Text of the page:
European Institute for Asian Studies
Visit by Clingendael-Leiden University Students
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Visit by Clingendael-Leiden University Students

Visit by Clingendael-Leiden University Students

On 5 October, the European Institute for Asian Studies has the pleasure of welcoming a group of Masters students from the University of Leiden to their Brussels premises. The event, organised by the University of Leiden in collaboration with the prestigious Clingendael institute of the Netherlands, sought to provide the students with insight into the inner-workings of a Brussels think tank, and a glimpse inside the Brussels Bubble. The students were initially welcomed by Programme Coordinator Maarten Vermeir, who elaborated upon the work done at EIAS, and its significance as a leading international affairs think tank. Mr Vermeir explained the advisory and facilitatory role played by EIAS in the field of EU policy and decision making, and the institute’s role as a crucial platform for dialogue between decision makers from throughout the Eurasian continent.

The second person to speak at the event was EIAS Senior Associate Dr Andrea Mogni. Dr Mogni primarily talked about the influence the 2006 Lisbon Treaty had on policy-making within the EU. The most important changes that took place due to the signing of the Lisbon Treaty, according to Dr Mogni, was the increasingly important role of the European Parliament and the introduction of the High Commissioner of External Affairs, the President of the European Council and the European External Action Service.

He went further by remarking that the primary focus of EU foreign policy currently lies at guaranteeing security, encouraging trade and the consolidation of the multilateral world order. As all three of these objectives are increasingly at risk due to a precarious environment in world affairs, the importance of the EU’s standpoint speaks for itself.

In conclusion, Dr Mogni spoke about Europe’s renewed interest in Asia. Even though investment opportunities in both directions are abundant and despite Chinese efforts to bridge the Asian funding gap through the Belt and Road Initiative, we saw a decrease of investments the last couple of years. With regards to this issue, Dr Andrea Mogni underlined the importance of an EU strategy to increase EU-Asian trade.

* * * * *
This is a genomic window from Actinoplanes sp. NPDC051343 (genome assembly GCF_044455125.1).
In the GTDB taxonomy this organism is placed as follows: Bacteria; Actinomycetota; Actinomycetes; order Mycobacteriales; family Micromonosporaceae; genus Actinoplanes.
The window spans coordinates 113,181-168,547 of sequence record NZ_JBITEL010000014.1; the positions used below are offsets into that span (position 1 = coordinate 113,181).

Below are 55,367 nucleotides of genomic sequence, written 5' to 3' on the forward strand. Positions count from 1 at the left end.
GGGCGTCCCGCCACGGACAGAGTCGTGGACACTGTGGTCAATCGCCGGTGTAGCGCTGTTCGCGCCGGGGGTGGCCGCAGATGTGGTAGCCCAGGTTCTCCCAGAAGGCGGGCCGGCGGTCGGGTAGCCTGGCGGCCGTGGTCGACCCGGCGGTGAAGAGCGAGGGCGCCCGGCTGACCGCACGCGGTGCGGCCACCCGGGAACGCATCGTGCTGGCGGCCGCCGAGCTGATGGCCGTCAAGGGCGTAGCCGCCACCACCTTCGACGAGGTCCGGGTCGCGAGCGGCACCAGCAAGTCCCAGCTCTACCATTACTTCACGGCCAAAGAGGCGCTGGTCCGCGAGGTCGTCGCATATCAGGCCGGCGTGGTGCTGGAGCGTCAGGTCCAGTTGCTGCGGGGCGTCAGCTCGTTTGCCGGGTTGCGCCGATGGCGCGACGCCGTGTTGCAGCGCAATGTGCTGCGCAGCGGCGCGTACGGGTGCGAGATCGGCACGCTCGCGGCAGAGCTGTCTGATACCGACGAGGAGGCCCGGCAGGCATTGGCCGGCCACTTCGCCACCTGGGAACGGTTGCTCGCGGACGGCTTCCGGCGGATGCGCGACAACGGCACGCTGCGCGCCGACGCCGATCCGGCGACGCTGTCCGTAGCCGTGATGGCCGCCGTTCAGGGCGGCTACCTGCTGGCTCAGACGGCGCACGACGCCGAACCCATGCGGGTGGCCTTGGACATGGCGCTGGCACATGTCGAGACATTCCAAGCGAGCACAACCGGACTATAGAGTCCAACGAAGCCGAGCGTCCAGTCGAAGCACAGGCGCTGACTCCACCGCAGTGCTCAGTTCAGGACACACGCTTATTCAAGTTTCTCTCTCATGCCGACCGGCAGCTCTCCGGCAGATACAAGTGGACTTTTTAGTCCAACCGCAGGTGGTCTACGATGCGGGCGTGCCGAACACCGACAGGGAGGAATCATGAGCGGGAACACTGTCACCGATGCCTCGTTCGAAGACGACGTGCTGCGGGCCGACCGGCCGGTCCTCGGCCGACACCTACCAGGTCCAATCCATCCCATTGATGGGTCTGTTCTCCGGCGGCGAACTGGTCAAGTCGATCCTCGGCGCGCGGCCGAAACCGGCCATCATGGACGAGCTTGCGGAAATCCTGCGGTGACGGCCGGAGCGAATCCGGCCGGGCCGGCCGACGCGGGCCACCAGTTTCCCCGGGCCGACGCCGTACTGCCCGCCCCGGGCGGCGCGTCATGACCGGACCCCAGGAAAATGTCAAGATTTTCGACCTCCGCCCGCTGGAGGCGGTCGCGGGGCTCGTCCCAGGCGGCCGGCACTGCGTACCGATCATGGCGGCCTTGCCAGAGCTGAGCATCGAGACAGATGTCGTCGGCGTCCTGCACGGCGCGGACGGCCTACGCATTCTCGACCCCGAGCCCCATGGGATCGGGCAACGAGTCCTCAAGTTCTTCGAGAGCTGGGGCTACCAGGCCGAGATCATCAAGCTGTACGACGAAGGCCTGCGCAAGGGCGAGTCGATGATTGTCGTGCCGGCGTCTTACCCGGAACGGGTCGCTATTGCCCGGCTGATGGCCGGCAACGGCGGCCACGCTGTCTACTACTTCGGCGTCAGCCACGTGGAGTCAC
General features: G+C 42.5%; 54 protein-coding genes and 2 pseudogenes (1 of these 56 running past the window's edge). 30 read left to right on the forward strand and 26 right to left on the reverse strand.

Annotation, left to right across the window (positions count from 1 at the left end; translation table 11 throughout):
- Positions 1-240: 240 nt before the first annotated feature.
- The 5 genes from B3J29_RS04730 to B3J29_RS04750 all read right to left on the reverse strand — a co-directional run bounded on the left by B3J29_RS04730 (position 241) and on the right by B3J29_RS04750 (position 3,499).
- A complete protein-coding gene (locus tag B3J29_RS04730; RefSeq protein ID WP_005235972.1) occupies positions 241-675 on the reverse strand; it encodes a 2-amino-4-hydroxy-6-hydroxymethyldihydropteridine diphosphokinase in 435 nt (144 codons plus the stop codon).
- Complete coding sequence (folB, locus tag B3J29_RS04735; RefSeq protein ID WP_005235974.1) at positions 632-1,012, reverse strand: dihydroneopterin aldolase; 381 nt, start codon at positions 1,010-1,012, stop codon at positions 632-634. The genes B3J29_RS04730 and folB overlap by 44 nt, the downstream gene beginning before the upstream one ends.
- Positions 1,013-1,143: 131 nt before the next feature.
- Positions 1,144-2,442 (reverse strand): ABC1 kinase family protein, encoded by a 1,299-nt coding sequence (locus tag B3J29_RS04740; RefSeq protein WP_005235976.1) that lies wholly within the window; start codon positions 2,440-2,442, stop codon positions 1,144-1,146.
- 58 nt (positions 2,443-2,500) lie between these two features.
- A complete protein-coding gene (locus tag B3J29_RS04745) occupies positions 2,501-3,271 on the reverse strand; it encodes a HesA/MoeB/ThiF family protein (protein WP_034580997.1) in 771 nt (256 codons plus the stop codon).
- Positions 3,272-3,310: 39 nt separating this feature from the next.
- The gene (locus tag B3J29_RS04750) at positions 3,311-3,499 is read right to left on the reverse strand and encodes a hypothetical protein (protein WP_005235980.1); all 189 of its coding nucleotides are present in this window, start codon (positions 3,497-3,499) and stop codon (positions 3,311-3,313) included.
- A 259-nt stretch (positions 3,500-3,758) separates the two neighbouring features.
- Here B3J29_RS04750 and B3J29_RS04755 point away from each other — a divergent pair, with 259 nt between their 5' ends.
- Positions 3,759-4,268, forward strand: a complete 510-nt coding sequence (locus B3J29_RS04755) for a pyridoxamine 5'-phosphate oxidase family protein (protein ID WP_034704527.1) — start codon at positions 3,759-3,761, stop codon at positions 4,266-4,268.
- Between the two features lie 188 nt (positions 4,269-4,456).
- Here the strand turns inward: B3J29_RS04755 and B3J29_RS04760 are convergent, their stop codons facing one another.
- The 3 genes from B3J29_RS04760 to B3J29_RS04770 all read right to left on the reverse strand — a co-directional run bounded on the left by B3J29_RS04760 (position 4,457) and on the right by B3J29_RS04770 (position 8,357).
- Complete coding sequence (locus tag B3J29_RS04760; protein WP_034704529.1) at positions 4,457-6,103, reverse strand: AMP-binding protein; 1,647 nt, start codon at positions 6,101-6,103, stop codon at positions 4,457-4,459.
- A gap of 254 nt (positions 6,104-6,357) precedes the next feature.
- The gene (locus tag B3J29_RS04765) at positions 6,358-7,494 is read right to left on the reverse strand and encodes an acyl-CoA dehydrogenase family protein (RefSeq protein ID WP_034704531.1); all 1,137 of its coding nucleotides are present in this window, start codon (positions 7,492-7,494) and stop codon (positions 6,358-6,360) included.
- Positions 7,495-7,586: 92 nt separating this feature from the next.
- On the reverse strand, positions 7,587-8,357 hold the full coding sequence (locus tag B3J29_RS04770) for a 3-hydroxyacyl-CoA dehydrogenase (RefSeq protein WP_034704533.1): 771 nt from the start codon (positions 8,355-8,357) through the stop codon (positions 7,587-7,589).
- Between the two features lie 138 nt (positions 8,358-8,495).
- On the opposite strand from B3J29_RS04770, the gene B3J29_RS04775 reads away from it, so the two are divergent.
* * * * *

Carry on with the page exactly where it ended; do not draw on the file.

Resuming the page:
The last speaker to give a present their ideas at this event was Senior Associate Valère Vangeel. The veteran in trade affairs who has worked in high positions at both the national and the European level, talked about international trade. He explained to the students the difference between generalized trade through GATT, GATS and SPS, and preferential trade. Further Mr Vangeel touched upon the significance of trade agreements for the EU. He concluded his remarks by explaining the procedures the EU has to go through in order to ratify free trade agreements, as this procedure has been through some changes since CETA.

After the three speeches there was still some time for questions. It was clear that the students were very well informed on the matters touched upon by the experts. Questions were asked about cryptocurrencies, human rights issues, trade with China and the influence of the Belt and Road Initiative on Euro-Asian trade. The speakers answered the questions with all their expertise and personal considerations on the issues, which were very much appreciated by the students. With regards to the question about Euro-Asian trade Mr Vermeir encouraged the students to read the recently published EU Strategy on connecting Europe and Asia.

We at EIAS, hope that the questions facing Euro-Asian relations have caught the imagination of this new generation of international relations scholars, experts and diplomats. These young people, in the end, will likely dictate the future of international affairs.



European Institute for Asian Studies

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